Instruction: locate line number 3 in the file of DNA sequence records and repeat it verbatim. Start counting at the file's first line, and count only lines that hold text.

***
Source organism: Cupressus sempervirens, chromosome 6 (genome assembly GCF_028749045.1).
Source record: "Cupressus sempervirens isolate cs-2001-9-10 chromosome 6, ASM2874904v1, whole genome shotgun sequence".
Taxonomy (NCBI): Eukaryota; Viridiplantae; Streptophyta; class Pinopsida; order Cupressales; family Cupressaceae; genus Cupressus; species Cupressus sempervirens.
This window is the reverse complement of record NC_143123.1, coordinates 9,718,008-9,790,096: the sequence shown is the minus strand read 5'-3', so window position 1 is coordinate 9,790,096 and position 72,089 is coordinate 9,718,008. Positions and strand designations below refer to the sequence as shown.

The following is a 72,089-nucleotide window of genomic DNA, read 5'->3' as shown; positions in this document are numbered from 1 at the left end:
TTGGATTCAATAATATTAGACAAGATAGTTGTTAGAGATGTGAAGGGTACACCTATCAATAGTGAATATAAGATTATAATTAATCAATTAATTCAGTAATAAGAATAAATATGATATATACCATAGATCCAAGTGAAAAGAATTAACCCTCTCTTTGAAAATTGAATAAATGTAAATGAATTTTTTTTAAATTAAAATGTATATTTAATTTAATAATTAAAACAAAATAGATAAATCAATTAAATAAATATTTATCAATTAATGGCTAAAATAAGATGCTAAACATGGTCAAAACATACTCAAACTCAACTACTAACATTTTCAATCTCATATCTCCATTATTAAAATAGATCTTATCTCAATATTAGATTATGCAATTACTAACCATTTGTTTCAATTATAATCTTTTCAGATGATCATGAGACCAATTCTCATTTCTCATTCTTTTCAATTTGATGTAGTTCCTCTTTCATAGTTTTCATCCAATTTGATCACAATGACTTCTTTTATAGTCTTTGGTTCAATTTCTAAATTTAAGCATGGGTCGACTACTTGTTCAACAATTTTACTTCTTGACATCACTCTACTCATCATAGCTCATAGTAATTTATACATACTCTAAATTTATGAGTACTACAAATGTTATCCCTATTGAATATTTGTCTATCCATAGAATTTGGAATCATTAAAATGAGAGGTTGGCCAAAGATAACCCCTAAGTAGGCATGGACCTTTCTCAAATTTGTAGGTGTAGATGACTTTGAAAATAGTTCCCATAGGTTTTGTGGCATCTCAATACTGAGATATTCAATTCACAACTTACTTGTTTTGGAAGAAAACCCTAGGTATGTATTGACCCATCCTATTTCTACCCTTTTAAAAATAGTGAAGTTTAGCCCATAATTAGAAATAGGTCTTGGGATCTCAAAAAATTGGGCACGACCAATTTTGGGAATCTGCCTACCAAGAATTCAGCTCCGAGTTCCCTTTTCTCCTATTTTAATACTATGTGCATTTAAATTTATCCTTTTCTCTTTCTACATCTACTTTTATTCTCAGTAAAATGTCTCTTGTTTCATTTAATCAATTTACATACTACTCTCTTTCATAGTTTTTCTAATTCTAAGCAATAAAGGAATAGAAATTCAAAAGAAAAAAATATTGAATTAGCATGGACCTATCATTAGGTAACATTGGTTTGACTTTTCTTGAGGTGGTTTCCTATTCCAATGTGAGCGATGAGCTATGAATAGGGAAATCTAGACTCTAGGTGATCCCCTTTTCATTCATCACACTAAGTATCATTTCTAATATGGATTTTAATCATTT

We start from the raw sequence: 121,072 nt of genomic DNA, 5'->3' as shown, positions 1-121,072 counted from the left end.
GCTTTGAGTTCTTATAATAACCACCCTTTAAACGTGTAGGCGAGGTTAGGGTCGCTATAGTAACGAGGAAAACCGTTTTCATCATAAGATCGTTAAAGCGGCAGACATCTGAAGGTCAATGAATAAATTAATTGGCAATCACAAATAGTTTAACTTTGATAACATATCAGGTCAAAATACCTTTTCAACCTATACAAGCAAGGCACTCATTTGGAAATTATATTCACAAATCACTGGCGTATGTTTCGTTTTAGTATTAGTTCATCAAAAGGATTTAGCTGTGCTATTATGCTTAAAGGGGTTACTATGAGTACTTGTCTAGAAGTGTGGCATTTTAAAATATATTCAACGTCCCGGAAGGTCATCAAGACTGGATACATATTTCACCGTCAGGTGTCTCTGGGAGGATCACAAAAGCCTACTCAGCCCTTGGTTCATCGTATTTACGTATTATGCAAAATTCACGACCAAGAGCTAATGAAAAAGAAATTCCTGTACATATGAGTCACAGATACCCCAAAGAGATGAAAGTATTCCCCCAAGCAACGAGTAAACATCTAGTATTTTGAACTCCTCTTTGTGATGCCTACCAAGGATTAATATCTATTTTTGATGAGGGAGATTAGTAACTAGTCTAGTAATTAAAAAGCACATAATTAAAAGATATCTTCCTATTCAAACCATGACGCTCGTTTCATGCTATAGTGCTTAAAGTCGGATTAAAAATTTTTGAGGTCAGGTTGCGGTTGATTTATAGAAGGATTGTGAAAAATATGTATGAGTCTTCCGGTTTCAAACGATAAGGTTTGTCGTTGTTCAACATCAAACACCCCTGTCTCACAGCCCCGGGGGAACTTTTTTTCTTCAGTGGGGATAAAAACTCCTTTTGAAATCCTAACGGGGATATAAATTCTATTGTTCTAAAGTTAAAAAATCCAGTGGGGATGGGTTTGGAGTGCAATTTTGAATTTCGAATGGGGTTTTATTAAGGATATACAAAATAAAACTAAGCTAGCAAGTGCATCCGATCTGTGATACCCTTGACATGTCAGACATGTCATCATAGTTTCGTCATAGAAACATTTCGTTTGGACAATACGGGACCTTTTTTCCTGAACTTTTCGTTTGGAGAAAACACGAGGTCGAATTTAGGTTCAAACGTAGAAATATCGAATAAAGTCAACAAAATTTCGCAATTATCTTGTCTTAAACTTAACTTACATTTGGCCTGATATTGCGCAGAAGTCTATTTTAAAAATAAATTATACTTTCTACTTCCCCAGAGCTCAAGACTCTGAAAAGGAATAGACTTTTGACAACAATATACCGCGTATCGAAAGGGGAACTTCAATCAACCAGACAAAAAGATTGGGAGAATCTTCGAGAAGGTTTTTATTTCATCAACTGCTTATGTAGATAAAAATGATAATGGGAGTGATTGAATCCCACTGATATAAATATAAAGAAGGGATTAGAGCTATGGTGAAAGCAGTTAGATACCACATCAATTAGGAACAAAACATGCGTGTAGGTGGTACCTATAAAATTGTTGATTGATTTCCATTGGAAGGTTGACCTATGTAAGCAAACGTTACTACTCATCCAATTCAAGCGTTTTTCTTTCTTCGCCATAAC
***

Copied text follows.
Taxonomy (NCBI): Eukaryota; Viridiplantae; Streptophyta; class Pinopsida; order Cupressales; family Cupressaceae; genus Cupressus; species Cupressus sempervirens.